Saturday, August 4, 2007

Saturday evening, August 4 -- Herschel and the "Mater-serves"

Today was work around the house day. The gutter on the front wasn't draining, at least not as it was supposed to drain, so I worked on that, got it cleaned out and now it works just fine. Of course, it's minus the end-cap now, but...

Then it was the turn of the front lawn. Now we have 3.5 acres of "lawn" here, and it took me about an hour to do 0.25 acres before it simply got too hot. Tomorrow I'll try to get more done earlier in the day -- it was 90 by 10 AM -- too hot to mow, with the humidity!

I stopped mid-day to sit on the porch and read. The "New History of Kentucky" I had started back in March is about half-read, and I WILL finish it before the end of summer. I also spent much of the day working on my eBay business, while Barry continued to unpack boxes and do laundry. Tomorrow I have to work in the den to get that a bit more organized.

We went to dinner at the local hot-spot -- Cutter's Whistle Stop, in Moreland. It's the restaurant owned by the gal from whom we're buying the place (no, we haven't closed yet). Meal was great, prices reasonable, nothing fancy, just good food at a good price with friendly service.

When we got home, we were getting out of the car when a neighbor, Hurschel M., drove up on his 4-wheeler. We had met him before, like the day we moved in, when he came to introduce himself. Herschel is 78, has a Kentucky accent so thick it's difficult to understand what he says. But he's full of those stories one can only get from the "old-timers." He was born in 1929 on the other side of the knob on which we live, and has always lived on either that side or this. He was telling us stories of working for $.25 a day plus meals during the depression, how an 80-acre farm was traded for one horse, and how hickory trees could be burned to make ashes for leavening for bread when one couldn't afford yeast or other leavening! He's a wealth of information! All his kids live within 10 miles -- and several grand-kids, too. They populate most of Butchertown, apparently!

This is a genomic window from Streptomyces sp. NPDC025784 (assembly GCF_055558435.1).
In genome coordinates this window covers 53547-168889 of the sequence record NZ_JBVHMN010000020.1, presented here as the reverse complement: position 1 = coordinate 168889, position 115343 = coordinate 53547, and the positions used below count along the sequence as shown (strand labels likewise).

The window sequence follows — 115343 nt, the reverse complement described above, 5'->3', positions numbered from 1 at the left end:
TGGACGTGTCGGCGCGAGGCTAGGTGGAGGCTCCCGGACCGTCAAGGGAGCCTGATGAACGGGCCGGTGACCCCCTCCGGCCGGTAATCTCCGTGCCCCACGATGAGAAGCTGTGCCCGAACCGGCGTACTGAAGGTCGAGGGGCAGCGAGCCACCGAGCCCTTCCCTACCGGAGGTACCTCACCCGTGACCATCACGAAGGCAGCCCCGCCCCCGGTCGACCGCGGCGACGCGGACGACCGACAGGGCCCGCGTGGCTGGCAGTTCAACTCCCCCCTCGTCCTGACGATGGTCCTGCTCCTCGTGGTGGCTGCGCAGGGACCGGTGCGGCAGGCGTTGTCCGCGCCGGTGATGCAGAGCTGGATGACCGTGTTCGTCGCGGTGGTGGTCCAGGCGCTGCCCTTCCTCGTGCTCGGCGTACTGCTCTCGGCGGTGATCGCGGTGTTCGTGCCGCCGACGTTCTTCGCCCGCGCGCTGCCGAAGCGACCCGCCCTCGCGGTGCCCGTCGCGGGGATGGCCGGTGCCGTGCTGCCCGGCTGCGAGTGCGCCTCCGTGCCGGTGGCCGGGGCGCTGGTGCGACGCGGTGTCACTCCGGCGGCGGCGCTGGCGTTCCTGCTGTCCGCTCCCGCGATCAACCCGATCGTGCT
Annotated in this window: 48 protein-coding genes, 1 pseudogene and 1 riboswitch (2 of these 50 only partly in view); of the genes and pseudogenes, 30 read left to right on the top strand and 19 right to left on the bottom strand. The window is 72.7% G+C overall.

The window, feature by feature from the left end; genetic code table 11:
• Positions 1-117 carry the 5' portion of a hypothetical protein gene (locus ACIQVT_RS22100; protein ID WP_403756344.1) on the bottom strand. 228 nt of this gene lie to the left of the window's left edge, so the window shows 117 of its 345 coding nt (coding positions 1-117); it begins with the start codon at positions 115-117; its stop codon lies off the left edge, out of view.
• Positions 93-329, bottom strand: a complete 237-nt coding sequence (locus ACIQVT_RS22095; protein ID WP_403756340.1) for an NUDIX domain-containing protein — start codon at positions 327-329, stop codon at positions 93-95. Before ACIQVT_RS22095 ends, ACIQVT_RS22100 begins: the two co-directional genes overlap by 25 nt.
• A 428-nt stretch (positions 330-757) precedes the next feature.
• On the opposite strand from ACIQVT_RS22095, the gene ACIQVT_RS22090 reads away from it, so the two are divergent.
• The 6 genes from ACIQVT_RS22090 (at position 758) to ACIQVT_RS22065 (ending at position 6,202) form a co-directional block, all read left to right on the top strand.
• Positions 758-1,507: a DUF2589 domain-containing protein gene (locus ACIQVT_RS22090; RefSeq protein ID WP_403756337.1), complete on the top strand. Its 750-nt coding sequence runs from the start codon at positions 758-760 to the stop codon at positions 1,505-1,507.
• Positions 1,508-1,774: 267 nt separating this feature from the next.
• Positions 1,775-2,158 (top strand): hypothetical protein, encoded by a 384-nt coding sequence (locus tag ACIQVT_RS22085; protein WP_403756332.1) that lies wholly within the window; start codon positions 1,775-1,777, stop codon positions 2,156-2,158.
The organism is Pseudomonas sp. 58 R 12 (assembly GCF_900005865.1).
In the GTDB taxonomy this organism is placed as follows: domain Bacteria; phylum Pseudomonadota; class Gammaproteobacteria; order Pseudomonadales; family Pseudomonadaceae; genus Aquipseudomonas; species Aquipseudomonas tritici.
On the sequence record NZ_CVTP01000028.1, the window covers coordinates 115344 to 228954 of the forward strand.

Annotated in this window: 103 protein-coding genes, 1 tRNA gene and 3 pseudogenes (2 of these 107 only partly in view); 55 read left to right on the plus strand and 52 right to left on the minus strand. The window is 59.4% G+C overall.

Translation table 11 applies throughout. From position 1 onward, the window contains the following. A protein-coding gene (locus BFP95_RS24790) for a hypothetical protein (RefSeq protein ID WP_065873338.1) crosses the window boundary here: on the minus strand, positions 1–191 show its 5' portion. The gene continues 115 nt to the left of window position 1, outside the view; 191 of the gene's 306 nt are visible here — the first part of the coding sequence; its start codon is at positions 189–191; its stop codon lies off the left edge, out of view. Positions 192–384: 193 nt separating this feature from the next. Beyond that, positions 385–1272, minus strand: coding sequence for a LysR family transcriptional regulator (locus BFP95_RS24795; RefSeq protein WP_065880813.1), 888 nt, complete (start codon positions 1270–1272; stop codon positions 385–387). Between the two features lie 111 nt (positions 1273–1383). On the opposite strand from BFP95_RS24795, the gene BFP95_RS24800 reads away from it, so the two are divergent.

He asked us if we had ever had "mater-serves" which translates into standard English as "tomato preserves". We of course had not, so he trotted down the driveway on his 4-wheeler, and up the road, home to get a jar. He brought back the "mater-serves" and some home-made apple butter -- he makes those, plus blackberry preserves, strawberry jam, pear preserves and -- get this -- watermelon preserves, made with the rind! Barry opened each jar, and spread some of each on a slice of bread -- using my truck hood as a serving table -- SO cool!

Eventually I hope to be able to understand more of what Hurschel says -- as my ears get used to the thick, "holler" accent of people out here in "the Knobs." He's such a delight with whom to talk!

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